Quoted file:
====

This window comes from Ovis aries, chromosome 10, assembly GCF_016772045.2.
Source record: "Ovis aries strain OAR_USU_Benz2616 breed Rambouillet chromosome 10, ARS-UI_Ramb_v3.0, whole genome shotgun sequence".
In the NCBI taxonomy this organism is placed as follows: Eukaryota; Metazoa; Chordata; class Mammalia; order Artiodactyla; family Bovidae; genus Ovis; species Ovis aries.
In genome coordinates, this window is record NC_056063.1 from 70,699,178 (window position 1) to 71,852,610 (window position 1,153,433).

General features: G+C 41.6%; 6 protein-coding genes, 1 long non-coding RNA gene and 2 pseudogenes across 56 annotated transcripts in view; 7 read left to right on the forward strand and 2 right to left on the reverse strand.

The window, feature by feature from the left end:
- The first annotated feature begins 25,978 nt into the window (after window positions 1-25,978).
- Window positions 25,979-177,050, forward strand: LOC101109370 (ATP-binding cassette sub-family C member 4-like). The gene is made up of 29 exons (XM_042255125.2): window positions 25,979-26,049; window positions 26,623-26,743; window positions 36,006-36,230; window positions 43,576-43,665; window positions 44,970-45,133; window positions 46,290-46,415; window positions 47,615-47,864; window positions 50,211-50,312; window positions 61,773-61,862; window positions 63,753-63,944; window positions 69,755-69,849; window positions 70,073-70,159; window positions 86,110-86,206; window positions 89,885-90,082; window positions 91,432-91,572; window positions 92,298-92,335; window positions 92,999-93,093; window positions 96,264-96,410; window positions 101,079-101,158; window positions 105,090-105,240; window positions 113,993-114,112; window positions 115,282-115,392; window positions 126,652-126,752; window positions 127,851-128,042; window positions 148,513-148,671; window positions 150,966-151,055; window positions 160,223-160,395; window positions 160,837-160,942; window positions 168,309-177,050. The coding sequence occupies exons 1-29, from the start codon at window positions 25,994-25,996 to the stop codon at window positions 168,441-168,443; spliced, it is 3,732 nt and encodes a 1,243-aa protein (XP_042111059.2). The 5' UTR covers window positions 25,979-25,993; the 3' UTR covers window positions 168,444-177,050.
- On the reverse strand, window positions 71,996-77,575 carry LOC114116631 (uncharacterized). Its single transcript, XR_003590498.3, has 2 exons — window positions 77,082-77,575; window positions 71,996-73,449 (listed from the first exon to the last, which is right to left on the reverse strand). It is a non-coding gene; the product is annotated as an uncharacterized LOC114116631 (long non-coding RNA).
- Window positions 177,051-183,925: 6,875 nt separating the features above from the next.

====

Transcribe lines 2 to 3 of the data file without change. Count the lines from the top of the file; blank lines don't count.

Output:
Source record: "Ovis aries strain OAR_USU_Benz2616 breed Rambouillet chromosome 10, ARS-UI_Ramb_v3.0, whole genome shotgun sequence".
In the NCBI taxonomy this organism is placed as follows: Eukaryota; Metazoa; Chordata; class Mammalia; order Artiodactyla; family Bovidae; genus Ovis; species Ovis aries.